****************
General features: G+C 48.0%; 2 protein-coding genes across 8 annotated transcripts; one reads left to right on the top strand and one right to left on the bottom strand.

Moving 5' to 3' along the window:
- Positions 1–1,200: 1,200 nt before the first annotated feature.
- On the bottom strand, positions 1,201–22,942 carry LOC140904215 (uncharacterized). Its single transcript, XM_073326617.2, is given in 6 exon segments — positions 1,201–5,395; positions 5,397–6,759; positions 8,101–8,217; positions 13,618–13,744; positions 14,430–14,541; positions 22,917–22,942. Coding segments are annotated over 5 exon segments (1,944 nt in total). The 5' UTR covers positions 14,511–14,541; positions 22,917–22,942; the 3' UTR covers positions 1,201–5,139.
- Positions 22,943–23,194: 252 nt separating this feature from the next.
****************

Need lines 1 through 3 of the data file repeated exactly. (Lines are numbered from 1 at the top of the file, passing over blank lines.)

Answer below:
General features: G+C 48.0%; 2 protein-coding genes across 8 annotated transcripts; one reads left to right on the top strand and one right to left on the bottom strand.

Moving 5' to 3' along the window:
- Positions 1–1,200: 1,200 nt before the first annotated feature.